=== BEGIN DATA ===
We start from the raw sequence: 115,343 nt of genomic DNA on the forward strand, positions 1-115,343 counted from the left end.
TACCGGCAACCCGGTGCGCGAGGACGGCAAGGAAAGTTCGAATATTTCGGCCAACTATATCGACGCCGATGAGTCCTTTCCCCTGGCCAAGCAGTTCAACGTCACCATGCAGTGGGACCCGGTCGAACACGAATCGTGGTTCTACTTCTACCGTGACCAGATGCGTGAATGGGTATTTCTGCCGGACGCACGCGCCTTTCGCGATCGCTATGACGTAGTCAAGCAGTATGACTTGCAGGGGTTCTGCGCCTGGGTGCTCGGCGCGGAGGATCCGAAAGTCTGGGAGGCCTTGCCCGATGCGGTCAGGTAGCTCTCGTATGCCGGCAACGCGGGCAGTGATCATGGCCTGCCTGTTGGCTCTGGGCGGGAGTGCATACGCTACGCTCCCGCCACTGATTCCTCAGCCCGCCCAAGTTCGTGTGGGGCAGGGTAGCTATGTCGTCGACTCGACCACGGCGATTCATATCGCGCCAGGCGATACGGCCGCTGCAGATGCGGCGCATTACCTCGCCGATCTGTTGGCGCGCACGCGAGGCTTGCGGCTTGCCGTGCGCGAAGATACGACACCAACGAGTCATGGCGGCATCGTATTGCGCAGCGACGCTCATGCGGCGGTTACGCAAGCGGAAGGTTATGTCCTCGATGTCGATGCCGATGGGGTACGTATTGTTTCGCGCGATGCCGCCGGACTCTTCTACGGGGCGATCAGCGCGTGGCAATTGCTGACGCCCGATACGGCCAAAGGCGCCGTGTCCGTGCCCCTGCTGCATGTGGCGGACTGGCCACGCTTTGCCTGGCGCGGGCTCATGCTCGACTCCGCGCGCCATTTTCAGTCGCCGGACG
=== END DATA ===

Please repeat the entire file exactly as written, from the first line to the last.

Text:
We start from the raw sequence: 115,343 nt of genomic DNA on the forward strand, positions 1-115,343 counted from the left end.
TACCGGCAACCCGGTGCGCGAGGACGGCAAGGAAAGTTCGAATATTTCGGCCAACTATATCGACGCCGATGAGTCCTTTCCCCTGGCCAAGCAGTTCAACGTCACCATGCAGTGGGACCCGGTCGAACACGAATCGTGGTTCTACTTCTACCGTGACCAGATGCGTGAATGGGTATTTCTGCCGGACGCACGCGCCTTTCGCGATCGCTATGACGTAGTCAAGCAGTATGACTTGCAGGGGTTCTGCGCCTGGGTGCTCGGCGCGGAGGATCCGAAAGTCTGGGAGGCCTTGCCCGATGCGGTCAGGTAGCTCTCGTATGCCGGCAACGCGGGCAGTGATCATGGCCTGCCTGTTGGCTCTGGGCGGGAGTGCATACGCTACGCTCCCGCCACTGATTCCTCAGCCCGCCCAAGTTCGTGTGGGGCAGGGTAGCTATGTCGTCGACTCGACCACGGCGATTCATATCGCGCCAGGCGATACGGCCGCTGCAGATGCGGCGCATTACCTCGCCGATCTGTTGGCGCGCACGCGAGGCTTGCGGCTTGCCGTGCGCGAAGATACGACACCAACGAGTCATGGCGGCATCGTATTGCGCAGCGACGCTCATGCGGCGGTTACGCAAGCGGAAGGTTATGTCCTCGATGTCGATGCCGATGGGGTACGTATTGTTTCGCGCGATGCCGCCGGACTCTTCTACGGGGCGATCAGCGCGTGGCAATTGCTGACGCCCGATACGGCCAAAGGCGCCGTGTCCGTGCCCCTGCTGCATGTGGCGGACTGGCCACGCTTTGCCTGGCGCGGGCTCATGCTCGACTCCGCGCGCCATTTTCAGTCGCCGGACG